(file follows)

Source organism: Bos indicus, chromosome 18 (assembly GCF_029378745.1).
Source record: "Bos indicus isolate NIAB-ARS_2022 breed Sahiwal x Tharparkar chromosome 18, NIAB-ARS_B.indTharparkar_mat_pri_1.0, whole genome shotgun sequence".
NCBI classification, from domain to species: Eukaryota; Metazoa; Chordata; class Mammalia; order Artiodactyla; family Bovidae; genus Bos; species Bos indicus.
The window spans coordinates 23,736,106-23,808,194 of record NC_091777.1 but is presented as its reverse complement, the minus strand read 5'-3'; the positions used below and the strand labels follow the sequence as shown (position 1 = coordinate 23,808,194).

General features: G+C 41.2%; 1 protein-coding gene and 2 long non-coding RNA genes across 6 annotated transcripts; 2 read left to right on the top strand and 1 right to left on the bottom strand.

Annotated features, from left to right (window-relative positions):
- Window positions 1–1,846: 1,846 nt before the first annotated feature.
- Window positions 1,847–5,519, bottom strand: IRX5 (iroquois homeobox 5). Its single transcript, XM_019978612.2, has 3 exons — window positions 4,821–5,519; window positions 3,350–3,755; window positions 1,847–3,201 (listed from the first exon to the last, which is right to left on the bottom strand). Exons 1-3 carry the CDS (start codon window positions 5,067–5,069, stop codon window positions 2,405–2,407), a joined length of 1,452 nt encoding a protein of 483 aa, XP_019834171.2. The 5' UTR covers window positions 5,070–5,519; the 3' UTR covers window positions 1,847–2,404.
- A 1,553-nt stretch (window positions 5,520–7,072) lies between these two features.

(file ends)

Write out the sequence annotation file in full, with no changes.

Source organism: Bos indicus, chromosome 18 (assembly GCF_029378745.1).
Source record: "Bos indicus isolate NIAB-ARS_2022 breed Sahiwal x Tharparkar chromosome 18, NIAB-ARS_B.indTharparkar_mat_pri_1.0, whole genome shotgun sequence".
NCBI classification, from domain to species: Eukaryota; Metazoa; Chordata; class Mammalia; order Artiodactyla; family Bovidae; genus Bos; species Bos indicus.
The window spans coordinates 23,736,106-23,808,194 of record NC_091777.1 but is presented as its reverse complement, the minus strand read 5'-3'; the positions used below and the strand labels follow the sequence as shown (position 1 = coordinate 23,808,194).

General features: G+C 41.2%; 1 protein-coding gene and 2 long non-coding RNA genes across 6 annotated transcripts; 2 read left to right on the top strand and 1 right to left on the bottom strand.

Annotated features, from left to right (window-relative positions):
- Window positions 1–1,846: 1,846 nt before the first annotated feature.
- Window positions 1,847–5,519, bottom strand: IRX5 (iroquois homeobox 5). Its single transcript, XM_019978612.2, has 3 exons — window positions 4,821–5,519; window positions 3,350–3,755; window positions 1,847–3,201 (listed from the first exon to the last, which is right to left on the bottom strand). Exons 1-3 carry the CDS (start codon window positions 5,067–5,069, stop codon window positions 2,405–2,407), a joined length of 1,452 nt encoding a protein of 483 aa, XP_019834171.2. The 5' UTR covers window positions 5,070–5,519; the 3' UTR covers window positions 1,847–2,404.
- A 1,553-nt stretch (window positions 5,520–7,072) lies between these two features.